- Jorgensen KD (1960) Factors affecting the film thickness of zinc phosphate cements Acta Odontologica Scandinavica18(4) 479-490.
- Bergenholtz G & Nyman S (1984) Endodontic complications following periodontal and prosthetic treatment of patients with advanced periodontal disease Journal of Periodontology55 (2) 63-68.
- Jackson CR, Skidmore AE & Rice RT (1992) Pulpal evaluation of teeth restored with fixed prostheses The Journal of Prosthetic Dentistry 67(3) 323-325.
- Cheung GS (1991) Preliminary investigation into the longevity and causes of failure of single unit extra coronal restorations Journal of Dentistry 19(3) 160-163.
- de Freitas Oliveira F, Ishikiriama A, Vieira DF & Mondelli J(1979) Influence of pressure and vibration during cementation The Journal of Prosthetic Dentistry 1979 41(2) 173-177.
- Kasloff Z (1961) Casting techniques and some variables The Journal of Prosthetic Dentistry 11(3) 533-536.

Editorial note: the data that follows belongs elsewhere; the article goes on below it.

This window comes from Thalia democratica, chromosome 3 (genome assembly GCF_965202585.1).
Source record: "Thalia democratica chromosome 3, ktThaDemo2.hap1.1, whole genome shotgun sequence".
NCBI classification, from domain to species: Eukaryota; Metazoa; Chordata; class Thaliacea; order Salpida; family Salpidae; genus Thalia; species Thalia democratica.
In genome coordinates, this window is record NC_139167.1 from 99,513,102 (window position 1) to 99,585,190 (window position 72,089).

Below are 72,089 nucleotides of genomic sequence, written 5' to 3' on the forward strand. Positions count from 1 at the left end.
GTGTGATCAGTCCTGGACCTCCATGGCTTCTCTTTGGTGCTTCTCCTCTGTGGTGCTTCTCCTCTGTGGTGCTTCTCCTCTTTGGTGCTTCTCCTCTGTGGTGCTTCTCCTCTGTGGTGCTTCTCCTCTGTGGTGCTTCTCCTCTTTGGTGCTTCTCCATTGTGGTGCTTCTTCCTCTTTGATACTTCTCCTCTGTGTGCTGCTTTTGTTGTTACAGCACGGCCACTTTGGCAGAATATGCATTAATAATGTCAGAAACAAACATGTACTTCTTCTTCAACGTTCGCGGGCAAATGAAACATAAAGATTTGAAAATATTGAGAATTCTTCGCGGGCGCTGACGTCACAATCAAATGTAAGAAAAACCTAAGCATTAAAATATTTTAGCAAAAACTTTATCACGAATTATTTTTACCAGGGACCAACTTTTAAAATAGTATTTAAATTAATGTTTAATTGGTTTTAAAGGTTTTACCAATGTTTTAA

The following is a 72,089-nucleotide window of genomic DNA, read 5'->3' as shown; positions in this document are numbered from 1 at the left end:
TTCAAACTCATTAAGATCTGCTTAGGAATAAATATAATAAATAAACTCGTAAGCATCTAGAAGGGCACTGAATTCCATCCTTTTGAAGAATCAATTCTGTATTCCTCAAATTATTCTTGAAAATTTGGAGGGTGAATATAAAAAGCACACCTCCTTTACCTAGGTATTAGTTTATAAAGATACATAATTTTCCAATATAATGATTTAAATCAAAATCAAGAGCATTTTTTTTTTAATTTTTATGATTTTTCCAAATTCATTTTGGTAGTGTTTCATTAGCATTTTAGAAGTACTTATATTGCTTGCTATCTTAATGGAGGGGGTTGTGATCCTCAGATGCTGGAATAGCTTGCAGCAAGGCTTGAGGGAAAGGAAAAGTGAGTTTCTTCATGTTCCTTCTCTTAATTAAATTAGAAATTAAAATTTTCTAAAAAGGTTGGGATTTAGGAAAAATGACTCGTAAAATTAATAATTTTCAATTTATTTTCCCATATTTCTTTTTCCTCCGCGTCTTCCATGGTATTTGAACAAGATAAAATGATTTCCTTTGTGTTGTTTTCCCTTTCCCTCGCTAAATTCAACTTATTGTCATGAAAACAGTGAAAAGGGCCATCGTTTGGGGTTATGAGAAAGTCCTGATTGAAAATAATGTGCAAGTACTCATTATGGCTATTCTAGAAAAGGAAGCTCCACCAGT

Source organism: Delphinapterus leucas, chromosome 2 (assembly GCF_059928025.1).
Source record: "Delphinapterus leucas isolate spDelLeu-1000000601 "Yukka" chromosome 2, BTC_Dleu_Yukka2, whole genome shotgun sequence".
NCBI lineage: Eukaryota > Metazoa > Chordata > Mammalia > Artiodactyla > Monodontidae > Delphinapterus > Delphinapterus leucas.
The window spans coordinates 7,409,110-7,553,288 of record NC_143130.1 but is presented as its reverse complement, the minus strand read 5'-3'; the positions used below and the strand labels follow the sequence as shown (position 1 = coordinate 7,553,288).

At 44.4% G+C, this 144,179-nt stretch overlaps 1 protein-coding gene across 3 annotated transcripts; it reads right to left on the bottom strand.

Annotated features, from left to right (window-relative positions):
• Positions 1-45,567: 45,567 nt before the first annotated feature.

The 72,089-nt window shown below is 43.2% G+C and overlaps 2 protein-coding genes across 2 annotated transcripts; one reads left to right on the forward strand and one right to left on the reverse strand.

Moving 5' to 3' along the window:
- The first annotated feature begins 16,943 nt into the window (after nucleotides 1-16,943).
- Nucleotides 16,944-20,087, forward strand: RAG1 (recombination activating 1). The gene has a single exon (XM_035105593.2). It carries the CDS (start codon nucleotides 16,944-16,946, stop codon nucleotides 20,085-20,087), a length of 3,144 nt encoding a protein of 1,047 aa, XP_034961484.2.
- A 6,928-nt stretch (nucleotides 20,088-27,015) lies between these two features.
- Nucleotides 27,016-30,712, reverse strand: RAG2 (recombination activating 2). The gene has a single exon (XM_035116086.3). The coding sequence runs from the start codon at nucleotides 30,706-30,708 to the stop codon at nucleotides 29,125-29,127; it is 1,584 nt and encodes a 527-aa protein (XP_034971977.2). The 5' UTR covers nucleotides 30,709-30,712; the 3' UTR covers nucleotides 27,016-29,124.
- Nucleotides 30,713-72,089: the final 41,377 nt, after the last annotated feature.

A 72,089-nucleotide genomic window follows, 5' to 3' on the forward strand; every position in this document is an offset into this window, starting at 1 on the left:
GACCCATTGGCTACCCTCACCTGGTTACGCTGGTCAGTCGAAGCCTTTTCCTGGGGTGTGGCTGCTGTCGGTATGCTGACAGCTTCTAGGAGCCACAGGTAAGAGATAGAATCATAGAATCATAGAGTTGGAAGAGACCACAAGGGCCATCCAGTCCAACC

- Eames WB, O'Neal SJ, Monteiro J, Miller C, Roan JD Jr &Cohen KS (1978) Techniques to improve the seating of castings Journal of the American Dental Association 96(3) 432-437.
- Fusayama T & Iwamoto T (1961) Optimum cement film thickness for maximum shear resistance between teeth and restorations Bulletin of Tokyo Medicine and Dental University 8 147.
- Fusayama T, Ide K, Kurosu A & Hosoda H (1963) Cement thickness between cast restorations and preparation walls The Journal of Prosthetic Dentistry 13(2) 354-364.
- Vermilyea SG, Kuffler MJ & Huget EF (1983). The effect of die relief agent on the retention of full coverage castings The Journal of Prosthetic Dentistry 50(2) 207-210